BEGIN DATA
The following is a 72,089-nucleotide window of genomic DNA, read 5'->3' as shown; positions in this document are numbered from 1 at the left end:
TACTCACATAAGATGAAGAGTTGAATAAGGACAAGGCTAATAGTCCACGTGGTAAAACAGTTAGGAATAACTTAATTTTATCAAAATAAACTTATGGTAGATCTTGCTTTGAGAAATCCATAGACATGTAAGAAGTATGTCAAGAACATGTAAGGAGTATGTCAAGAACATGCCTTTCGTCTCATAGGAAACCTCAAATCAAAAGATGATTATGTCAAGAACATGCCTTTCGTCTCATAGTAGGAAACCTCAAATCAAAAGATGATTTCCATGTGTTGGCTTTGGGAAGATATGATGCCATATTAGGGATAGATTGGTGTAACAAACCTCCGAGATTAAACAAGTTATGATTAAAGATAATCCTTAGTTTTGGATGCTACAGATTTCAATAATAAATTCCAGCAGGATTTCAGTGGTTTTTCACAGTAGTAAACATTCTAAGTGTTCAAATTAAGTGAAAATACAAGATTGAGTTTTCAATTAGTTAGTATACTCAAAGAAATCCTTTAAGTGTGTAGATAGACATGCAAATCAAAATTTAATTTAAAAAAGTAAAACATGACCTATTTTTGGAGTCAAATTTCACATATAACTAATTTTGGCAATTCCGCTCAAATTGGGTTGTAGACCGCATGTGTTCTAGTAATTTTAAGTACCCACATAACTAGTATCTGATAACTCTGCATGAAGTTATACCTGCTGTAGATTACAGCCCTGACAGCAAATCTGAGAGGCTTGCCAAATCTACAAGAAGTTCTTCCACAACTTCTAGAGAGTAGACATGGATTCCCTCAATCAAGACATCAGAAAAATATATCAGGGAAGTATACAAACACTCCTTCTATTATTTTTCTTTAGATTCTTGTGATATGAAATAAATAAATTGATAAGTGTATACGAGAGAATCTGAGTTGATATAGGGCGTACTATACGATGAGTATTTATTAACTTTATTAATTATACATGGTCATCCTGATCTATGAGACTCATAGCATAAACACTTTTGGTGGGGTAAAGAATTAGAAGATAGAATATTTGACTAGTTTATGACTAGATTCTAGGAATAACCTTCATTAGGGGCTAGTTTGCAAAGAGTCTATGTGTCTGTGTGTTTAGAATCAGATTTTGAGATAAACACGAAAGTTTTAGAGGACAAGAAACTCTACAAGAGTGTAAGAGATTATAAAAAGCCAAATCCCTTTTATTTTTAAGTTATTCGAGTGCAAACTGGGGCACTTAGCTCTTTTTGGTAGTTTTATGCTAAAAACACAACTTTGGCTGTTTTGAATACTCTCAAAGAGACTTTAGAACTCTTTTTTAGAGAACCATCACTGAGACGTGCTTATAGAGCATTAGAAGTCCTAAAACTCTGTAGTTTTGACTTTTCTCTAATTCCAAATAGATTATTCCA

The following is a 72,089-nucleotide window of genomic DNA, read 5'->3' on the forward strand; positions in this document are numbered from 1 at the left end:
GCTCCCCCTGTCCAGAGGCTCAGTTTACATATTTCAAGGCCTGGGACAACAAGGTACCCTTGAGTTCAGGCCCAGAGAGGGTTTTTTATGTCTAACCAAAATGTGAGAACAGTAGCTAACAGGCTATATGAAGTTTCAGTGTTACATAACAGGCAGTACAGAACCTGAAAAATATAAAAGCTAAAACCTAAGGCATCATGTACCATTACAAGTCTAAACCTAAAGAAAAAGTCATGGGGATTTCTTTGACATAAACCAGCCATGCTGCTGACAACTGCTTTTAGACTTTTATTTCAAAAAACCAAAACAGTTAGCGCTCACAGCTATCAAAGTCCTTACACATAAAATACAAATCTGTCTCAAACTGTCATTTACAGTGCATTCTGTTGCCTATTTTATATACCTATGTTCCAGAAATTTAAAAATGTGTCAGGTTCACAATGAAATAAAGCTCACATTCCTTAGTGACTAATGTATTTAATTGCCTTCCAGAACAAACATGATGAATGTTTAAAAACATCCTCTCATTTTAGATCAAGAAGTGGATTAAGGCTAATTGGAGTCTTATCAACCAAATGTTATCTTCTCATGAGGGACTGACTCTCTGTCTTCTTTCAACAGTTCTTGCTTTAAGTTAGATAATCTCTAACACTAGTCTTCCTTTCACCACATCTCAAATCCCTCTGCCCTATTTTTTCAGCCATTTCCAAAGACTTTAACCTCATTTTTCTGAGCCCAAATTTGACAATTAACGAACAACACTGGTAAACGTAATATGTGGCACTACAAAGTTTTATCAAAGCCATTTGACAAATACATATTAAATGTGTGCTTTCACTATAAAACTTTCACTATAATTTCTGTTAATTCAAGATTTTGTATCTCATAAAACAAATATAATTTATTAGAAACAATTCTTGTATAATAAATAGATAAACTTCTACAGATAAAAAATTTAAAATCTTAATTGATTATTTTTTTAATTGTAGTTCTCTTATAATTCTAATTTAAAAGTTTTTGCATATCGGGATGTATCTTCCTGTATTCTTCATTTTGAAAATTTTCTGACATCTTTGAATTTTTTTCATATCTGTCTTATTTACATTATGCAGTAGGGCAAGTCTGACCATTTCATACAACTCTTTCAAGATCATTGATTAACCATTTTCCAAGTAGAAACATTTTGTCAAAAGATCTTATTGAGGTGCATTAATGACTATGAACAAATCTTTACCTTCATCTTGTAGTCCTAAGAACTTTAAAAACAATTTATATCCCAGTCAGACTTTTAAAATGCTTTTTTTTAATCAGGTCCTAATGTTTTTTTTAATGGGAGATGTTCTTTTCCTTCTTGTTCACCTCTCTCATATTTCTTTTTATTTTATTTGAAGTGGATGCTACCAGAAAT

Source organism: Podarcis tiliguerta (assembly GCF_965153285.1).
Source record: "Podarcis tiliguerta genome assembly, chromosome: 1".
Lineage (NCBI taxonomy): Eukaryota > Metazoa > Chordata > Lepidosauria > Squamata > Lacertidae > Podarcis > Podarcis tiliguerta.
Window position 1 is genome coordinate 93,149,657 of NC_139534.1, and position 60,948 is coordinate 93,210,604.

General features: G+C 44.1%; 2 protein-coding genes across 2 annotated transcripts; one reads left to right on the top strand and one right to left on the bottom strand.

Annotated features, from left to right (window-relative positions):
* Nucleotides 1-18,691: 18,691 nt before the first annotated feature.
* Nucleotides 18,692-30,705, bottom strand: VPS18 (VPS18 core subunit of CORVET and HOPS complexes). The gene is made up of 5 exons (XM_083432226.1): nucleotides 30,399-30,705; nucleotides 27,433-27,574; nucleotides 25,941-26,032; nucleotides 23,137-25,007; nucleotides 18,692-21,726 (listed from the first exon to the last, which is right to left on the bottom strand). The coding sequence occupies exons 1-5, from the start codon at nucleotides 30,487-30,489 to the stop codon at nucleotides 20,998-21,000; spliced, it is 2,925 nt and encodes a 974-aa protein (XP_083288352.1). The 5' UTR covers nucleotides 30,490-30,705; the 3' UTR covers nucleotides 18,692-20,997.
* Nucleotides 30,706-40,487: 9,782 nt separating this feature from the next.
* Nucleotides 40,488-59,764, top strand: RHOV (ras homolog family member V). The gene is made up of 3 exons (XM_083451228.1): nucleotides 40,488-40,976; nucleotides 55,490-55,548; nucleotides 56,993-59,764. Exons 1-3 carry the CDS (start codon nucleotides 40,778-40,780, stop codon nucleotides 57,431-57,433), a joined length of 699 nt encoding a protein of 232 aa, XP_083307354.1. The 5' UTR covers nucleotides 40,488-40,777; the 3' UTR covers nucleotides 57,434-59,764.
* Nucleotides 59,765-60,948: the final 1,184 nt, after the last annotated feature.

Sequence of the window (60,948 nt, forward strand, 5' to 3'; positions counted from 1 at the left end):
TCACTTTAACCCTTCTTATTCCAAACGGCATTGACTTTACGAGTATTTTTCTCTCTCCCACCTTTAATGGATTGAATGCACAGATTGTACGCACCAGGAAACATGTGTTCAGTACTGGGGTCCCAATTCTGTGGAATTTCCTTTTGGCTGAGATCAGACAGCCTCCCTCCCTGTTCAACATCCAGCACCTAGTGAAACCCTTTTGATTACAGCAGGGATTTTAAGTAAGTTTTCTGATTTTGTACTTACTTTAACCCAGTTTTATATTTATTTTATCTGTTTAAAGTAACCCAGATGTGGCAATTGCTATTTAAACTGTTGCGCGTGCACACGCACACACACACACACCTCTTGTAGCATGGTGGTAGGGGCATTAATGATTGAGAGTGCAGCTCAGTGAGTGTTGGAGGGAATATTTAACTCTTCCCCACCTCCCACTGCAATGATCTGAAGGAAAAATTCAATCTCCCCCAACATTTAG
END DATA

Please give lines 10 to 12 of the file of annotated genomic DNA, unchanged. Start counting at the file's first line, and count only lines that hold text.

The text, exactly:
Annotated features, from left to right (window-relative positions):
* Nucleotides 1-18,691: 18,691 nt before the first annotated feature.
* Nucleotides 18,692-30,705, bottom strand: VPS18 (VPS18 core subunit of CORVET and HOPS complexes). The gene is made up of 5 exons (XM_083432226.1): nucleotides 30,399-30,705; nucleotides 27,433-27,574; nucleotides 25,941-26,032; nucleotides 23,137-25,007; nucleotides 18,692-21,726 (listed from the first exon to the last, which is right to left on the bottom strand). The coding sequence occupies exons 1-5, from the start codon at nucleotides 30,487-30,489 to the stop codon at nucleotides 20,998-21,000; spliced, it is 2,925 nt and encodes a 974-aa protein (XP_083288352.1). The 5' UTR covers nucleotides 30,490-30,705; the 3' UTR covers nucleotides 18,692-20,997.